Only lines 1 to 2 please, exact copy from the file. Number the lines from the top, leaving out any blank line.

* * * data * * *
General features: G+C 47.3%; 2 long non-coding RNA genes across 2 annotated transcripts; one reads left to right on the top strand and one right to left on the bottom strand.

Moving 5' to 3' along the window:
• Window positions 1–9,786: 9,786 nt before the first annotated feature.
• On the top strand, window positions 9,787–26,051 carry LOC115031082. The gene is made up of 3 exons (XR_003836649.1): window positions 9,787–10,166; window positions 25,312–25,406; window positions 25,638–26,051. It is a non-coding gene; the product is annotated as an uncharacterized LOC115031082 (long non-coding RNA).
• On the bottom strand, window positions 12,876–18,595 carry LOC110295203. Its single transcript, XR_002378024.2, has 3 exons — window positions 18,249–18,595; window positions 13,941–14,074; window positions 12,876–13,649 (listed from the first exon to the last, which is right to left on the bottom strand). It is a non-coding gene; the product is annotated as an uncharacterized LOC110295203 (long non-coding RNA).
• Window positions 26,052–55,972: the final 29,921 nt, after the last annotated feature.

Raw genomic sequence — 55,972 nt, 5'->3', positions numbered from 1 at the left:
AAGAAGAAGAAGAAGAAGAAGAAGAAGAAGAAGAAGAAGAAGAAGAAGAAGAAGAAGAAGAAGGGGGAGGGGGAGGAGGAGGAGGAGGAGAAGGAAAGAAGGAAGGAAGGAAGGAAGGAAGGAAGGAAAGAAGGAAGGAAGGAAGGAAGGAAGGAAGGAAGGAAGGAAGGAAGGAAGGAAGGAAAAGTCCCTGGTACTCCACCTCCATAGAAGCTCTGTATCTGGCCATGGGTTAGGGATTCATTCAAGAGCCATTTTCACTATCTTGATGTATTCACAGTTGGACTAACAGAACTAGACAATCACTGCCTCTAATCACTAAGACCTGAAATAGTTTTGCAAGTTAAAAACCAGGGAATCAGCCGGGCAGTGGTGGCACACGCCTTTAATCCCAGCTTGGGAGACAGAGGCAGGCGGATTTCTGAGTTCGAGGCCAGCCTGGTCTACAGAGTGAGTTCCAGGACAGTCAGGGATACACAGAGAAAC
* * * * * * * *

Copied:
General features: G+C 47.3%; 2 long non-coding RNA genes across 2 annotated transcripts; one reads left to right on the top strand and one right to left on the bottom strand.

Moving 5' to 3' along the window: